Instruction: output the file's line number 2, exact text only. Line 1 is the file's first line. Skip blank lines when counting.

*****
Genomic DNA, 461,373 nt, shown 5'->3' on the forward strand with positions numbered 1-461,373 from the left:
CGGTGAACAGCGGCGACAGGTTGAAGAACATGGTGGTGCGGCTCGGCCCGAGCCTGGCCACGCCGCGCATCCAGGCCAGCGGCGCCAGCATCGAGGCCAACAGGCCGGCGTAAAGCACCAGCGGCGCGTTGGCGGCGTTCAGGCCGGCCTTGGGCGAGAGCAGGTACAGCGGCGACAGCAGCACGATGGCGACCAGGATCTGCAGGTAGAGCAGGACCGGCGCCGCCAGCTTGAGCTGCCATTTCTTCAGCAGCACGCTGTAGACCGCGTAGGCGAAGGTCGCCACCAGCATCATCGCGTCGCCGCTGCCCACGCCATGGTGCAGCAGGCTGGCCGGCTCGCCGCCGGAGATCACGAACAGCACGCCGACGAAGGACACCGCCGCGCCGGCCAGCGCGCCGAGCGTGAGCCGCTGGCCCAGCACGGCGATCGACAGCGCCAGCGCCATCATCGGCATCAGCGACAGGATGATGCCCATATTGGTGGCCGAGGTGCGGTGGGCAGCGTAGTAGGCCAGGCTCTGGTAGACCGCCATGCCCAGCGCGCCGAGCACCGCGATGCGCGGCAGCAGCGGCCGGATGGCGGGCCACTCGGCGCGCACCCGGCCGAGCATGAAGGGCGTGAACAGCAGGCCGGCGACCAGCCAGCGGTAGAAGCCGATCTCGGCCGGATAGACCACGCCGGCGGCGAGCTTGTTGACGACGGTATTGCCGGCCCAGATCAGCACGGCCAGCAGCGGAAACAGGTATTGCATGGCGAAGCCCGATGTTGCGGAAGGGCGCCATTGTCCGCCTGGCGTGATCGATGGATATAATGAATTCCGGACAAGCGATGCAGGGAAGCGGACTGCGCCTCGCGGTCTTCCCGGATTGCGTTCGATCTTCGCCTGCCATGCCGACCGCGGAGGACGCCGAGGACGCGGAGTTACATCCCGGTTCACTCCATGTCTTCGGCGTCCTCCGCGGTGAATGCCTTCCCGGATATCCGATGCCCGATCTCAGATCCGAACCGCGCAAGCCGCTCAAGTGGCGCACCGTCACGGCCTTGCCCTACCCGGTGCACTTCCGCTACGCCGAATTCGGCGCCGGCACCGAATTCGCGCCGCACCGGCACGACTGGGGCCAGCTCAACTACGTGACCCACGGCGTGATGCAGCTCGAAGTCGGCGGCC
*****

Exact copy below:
CGGTGAACAGCGGCGACAGGTTGAAGAACATGGTGGTGCGGCTCGGCCCGAGCCTGGCCACGCCGCGCATCCAGGCCAGCGGCGCCAGCATCGAGGCCAACAGGCCGGCGTAAAGCACCAGCGGCGCGTTGGCGGCGTTCAGGCCGGCCTTGGGCGAGAGCAGGTACAGCGGCGACAGCAGCACGATGGCGACCAGGATCTGCAGGTAGAGCAGGACCGGCGCCGCCAGCTTGAGCTGCCATTTCTTCAGCAGCACGCTGTAGACCGCGTAGGCGAAGGTCGCCACCAGCATCATCGCGTCGCCGCTGCCCACGCCATGGTGCAGCAGGCTGGCCGGCTCGCCGCCGGAGATCACGAACAGCACGCCGACGAAGGACACCGCCGCGCCGGCCAGCGCGCCGAGCGTGAGCCGCTGGCCCAGCACGGCGATCGACAGCGCCAGCGCCATCATCGGCATCAGCGACAGGATGATGCCCATATTGGTGGCCGAGGTGCGGTGGGCAGCGTAGTAGGCCAGGCTCTGGTAGACCGCCATGCCCAGCGCGCCGAGCACCGCGATGCGCGGCAGCAGCGGCCGGATGGCGGGCCACTCGGCGCGCACCCGGCCGAGCATGAAGGGCGTGAACAGCAGGCCGGCGACCAGCCAGCGGTAGAAGCCGATCTCGGCCGGATAGACCACGCCGGCGGCGAGCTTGTTGACGACGGTATTGCCGGCCCAGATCAGCACGGCCAGCAGCGGAAACAGGTATTGCATGGCGAAGCCCGATGTTGCGGAAGGGCGCCATTGTCCGCCTGGCGTGATCGATGGATATAATGAATTCCGGACAAGCGATGCAGGGAAGCGGACTGCGCCTCGCGGTCTTCCCGGATTGCGTTCGATCTTCGCCTGCCATGCCGACCGCGGAGGACGCCGAGGACGCGGAGTTACATCCCGGTTCACTCCATGTCTTCGGCGTCCTCCGCGGTGAATGCCTTCCCGGATATCCGATGCCCGATCTCAGATCCGAACCGCGCAAGCCGCTCAAGTGGCGCACCGTCACGGCCTTGCCCTACCCGGTGCACTTCCGCTACGCCGAATTCGGCGCCGGCACCGAATTCGCGCCGCACCGGCACGACTGGGGCCAGCTCAACTACGTGACCCACGGCGTGATGCAGCTCGAAGTCGGCGGCC